Makarand Deshpande gets talking about his love for theatre, looking forward to doing meatier roles in films and more.
It’s a comeback after 12 years. Makarand Deshpande returned to the Delhi stage after 12 long years with the staging of Sir Sir Sarla at Kamani Auditorium on Sunday evening as part of Zee Theatre Tour.
He has been active in theatre all this while, but not brought any of his productions to the capital all these years. He explains, “My crew and I are very satisfied people. We have our own home ground — Prithvi Theatre. We want to do only a limited number of plays that are high on quality and there are few festivals that we definitely go to. We had a beautiful collaboration with Habitat in Delhi, which later didn’t work out because of the economics and after that we didn’t come. Also, to come and perform outside our comfort zone rarely happens as we are not a money-minded organisation. Now Zee Theatre has managed to get me out of this comfort zone and fortunately we have 11 running plays. Maybe, we’d have our own little theatre festival in Delhi.”
The play deals with the complexities of teacher-student relationship. “If a teacher can also teach you the deeper meaning of life and existence, you are attracted towards him irrespective of your gender. Par agar professor ishq karega toh kaam kaise karega. Students can be blind in love but the professor, being a representative of an institute, must take correct steps,” he says.
Delhi’s theatre circuit
Talking about the Delhi theatre circuit, he says, “I know Ashish Vidyarthi, Manoj Bajpayee and NK Sharma who are all from Delhi’s Act One theatre group. Theatre in Delhi, except for plays by National School of Drama and Sri Ram Centre repertory, is a far more serious medium of expression and socio-political in nature. I don’t know about the audience much but the last time I performed here, I found them to be excited about theatre, and particularly so about troupes from outside the city.”
Makarand believes stagecraft and stories should keep evolving. He has anecdotes about other theatre artistes expressing their surprise at how he allows his actors and technicians to improvise so much during live performances. “The beginning and the ending can be the same, but every show has to be different from the other. The rhythm can’t be the same and that’s what keeps the actor excited about the next show,” he says.
He is disappointed with theatre institutes’ style of teaching theatre ‘as per the curriculum’. “We are talking about making actors and technicians but the curriculum has not been updated. Have you brought in the best plays of the last 25 years in your chapters? Bas wohi Ghasiram Kotwal, Waiting for Godot aur Aadhe Adhure leke chal rahe hain. You can observe that all the institutes’ plays have similar kind of productions,” he rues and adds, “You know, how plays are sold these days? They say I am doing Shakespeare, Badal Sarkar, Vijay Tendulkar, Moliere, but what are you doing in it in 2017? And then they will add some contemporary issue and sell it as the contemporary take on say Shakespeare’s Twelfth Night. This is ridiculous. Playwriting is very difficult but the bigger problem is nobody wants to fail trying an original story. When I did King Lear adaptation, I just took the basic premise and then wrote the story. I am still understanding the medium of theatre and its beauty lies in experimenting.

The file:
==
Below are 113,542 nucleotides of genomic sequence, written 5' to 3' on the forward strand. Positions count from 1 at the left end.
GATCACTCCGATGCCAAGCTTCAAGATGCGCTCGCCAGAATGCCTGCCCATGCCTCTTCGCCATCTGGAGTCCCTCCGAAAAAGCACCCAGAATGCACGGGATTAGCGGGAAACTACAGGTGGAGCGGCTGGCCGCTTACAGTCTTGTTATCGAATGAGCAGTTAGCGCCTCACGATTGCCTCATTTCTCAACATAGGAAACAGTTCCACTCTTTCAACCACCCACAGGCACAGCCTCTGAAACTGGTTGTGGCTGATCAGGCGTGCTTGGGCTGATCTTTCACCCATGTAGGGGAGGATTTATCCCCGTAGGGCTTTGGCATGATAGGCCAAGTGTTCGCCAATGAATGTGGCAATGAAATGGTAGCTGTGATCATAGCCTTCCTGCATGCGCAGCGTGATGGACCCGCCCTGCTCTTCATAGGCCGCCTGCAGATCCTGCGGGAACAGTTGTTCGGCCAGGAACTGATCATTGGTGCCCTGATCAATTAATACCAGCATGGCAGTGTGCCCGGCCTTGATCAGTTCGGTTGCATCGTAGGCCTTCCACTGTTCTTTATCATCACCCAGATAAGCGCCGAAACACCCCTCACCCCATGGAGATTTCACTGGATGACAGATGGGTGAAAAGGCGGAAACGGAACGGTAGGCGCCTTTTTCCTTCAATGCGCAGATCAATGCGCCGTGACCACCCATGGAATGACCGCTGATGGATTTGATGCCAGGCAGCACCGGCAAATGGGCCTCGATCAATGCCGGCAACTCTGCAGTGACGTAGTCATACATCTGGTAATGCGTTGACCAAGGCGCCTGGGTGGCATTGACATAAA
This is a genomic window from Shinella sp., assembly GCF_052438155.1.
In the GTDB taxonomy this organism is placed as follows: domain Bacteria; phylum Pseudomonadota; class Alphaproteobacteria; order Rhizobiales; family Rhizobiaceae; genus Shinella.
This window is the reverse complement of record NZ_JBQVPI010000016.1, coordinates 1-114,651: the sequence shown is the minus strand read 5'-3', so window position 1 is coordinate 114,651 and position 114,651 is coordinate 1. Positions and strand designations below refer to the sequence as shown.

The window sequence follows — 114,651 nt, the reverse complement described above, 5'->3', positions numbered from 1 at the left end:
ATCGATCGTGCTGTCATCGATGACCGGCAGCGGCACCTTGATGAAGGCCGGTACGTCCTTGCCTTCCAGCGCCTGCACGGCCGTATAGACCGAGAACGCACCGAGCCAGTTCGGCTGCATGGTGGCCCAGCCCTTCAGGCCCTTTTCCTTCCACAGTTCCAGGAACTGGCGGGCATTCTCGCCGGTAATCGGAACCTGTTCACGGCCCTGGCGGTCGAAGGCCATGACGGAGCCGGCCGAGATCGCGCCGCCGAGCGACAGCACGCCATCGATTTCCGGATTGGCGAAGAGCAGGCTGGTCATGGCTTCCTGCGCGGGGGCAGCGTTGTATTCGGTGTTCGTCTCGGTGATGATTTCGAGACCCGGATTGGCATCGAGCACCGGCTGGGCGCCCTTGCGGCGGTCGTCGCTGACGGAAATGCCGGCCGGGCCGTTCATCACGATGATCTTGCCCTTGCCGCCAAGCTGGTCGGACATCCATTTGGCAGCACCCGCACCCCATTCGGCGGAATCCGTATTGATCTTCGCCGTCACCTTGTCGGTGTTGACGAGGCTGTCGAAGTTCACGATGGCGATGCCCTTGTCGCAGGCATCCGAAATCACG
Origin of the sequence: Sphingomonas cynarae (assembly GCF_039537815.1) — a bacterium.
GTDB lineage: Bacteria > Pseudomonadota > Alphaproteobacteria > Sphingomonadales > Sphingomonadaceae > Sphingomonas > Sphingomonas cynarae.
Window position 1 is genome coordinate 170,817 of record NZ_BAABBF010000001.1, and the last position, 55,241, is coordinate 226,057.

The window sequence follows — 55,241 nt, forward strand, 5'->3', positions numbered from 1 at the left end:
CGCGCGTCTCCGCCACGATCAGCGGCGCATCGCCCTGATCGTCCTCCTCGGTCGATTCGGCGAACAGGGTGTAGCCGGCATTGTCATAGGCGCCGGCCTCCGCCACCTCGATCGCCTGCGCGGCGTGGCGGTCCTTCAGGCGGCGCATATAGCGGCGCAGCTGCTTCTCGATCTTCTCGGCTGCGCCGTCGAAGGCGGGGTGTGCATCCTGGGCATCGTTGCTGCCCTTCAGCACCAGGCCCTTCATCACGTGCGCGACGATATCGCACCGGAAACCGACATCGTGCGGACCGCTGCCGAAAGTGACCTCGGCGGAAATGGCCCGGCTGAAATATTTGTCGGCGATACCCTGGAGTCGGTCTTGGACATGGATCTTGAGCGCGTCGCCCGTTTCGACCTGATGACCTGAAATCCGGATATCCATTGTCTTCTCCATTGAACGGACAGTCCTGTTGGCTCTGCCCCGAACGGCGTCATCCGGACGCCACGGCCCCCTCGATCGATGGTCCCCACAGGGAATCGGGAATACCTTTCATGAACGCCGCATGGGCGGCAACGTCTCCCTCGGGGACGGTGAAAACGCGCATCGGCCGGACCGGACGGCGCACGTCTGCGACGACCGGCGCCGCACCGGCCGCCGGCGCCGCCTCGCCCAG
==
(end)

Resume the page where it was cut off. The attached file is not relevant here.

Even in Sir Sir Sarla (which premiered first in 2001), 30 minutes of the play has been re-written. All my plays are very close to real life.”
The veteran playwright-director says he will never apply for NSD’s Bharat Rang Mahotsav, which is considered Asia’s biggest theatre festival. Explaining the reason, he says he has a problem with the procedure of selection. “Mujhse DVD maangte hain play ki. Are you serious? Come and watch the plays. Are you even aware that I have around 50 original plays that I have written, directed and acted in? I stay away from institutes because they have not been able to reach my work.”
On the ‘mad’ looks
Be it for his roles in films, his reviews of his plays or his signature look of dishevelled long hair, a word that he has often been associated with is ‘madness’. Does he like the tag or hate it? “Sometimes the person’s looks become bigger than his works. When I am clean-shaved and sport cropped hair, people can’t believe it’s me. See, I always took up small characters in films as I needed time for theatre and thus never really needed to change my looks,” he says. But why take up small roles? He candidly answers that he does films and TV purely for money.
Direction and acting in films
Makarand is a celebrated theatre director but films directed by him have tanked without a trace. But he has no regrets about that. “Those films were meant to flop. If I wanted success, I would need a different kind of cast and money. I did those films for my own whims and fancies but I won’t do them now as ab bank mein paisa nahi hai.”
Another major change he is looking forward to is taking up meatier roles. “I had to decline many roles but now I will play them as I have begun to like acting for camera at this stage in life. Earlier I used to think I am just killing time on film sets, but now I am fine with that. But the filmmakers will have to excuse me on days when I have theatre to do. I may not be a star but they will do it as I believe they all respect what I am doing.”